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GCC attracts growing level of global capital

Plenty to smile about: International investors are increasingly putting capital into the Gulf Pexels/Mikhail Nilov
Plenty to smile about: International investors are increasingly putting capital into the Gulf
  • Saudi Arabia garners $10bn
  • UAE is second with $2.1bn
  • Capital ready to deploy quadruples

Members of the Gulf Cooperation Council are emerging as prime destinations for capital deployment from across the world, as countries in the GCC look to domestic investment opportunities to fund growth beyond hydrocarbons.

Private capital assets under management (AUM) in the countries that make up the GCC hit $12.3 billion in 2022, from $1 billion in December 2008, a report from Preqin, a data tracker, has revealed.

Saudi Arabia took the bulk of this, at $10 billion, followed by the UAE, with AUM of $2.1 billion.

The report revealed that a change in investor sentiment towards the region has attracted money into venture capital funds, with capital ready to deploy quadrupling from $400 million in December 2021 to $1.63 billion at the end of 2022. 

This includes deals completed by international investors such as Blackstone, CVC Capital Partners, Silver Lake and Apollo.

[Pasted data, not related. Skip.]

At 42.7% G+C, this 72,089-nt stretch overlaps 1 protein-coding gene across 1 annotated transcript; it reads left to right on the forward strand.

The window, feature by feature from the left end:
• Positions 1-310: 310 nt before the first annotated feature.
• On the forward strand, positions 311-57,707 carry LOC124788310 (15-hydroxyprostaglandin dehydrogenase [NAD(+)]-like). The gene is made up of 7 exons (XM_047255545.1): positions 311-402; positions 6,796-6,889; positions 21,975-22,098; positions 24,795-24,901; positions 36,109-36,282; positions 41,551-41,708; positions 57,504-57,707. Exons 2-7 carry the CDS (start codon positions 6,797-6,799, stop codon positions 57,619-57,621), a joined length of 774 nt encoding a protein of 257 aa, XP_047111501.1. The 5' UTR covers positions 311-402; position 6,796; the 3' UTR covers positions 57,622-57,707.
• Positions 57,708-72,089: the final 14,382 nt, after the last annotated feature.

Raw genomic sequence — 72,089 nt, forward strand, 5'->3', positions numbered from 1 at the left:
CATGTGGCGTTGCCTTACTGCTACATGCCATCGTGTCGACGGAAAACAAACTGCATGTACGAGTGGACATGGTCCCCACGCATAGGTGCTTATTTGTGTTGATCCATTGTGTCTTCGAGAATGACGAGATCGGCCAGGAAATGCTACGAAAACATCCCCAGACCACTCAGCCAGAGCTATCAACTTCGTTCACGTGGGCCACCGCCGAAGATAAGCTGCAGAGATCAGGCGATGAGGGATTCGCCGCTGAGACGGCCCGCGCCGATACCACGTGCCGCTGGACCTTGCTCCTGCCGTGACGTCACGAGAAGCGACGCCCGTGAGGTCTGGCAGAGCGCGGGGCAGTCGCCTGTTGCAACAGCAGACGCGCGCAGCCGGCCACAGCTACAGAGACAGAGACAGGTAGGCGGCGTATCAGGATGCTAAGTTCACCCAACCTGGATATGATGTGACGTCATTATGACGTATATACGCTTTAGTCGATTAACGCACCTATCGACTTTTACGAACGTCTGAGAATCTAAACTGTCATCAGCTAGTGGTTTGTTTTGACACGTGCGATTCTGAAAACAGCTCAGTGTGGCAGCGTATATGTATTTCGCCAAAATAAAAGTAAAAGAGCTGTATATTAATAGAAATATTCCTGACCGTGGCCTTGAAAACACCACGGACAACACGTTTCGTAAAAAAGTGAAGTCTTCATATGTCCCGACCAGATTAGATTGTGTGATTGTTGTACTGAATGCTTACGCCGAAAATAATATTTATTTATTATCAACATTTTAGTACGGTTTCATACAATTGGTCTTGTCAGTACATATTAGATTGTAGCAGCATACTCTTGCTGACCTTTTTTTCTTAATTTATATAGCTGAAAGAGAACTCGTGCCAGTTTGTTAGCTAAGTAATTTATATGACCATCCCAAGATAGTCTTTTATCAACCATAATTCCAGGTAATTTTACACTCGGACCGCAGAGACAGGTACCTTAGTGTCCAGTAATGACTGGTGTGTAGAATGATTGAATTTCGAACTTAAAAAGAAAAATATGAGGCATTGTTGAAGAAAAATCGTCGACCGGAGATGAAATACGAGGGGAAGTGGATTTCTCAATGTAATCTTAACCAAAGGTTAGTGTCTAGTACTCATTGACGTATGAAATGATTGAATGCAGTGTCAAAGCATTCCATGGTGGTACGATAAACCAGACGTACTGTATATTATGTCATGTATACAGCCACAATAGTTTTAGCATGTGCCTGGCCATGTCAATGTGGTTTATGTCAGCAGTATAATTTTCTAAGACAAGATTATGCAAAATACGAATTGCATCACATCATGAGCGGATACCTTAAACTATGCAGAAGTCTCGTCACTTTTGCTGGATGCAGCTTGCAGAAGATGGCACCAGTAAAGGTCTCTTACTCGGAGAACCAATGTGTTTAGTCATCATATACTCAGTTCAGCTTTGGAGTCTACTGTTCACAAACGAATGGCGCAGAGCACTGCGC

There were now 529 active general partners in GCC member countries, almost double the 268 who were in the region in 2018, the report said. 

Under the structure of each private equity fund, general partners manage the fund and pick which investments they include in their portfolios.

According to the report, 142 funds in the GCC raised a total of $6.5 billion between 2018 and 2023.

Of this, 23 venture capital funds closed with aggregate capital raised of around $2.5 billion; 81 real estate funds closed between September 2021 and September 2023, raising $2.3 billion; and 38 private equity funds closed between 2018 and 2020 with an aggregate raise of $1.7 billion.

Middle East-based sovereign wealth funds were found to have combined AUM of more than $3.7 trillion as of March 2023. 

Average allocations to alternative assets such as private equity and venture capital in 2022 surged to 44 percent of AUM in December 2022, up from 22 percent in December 2021, Preqin said.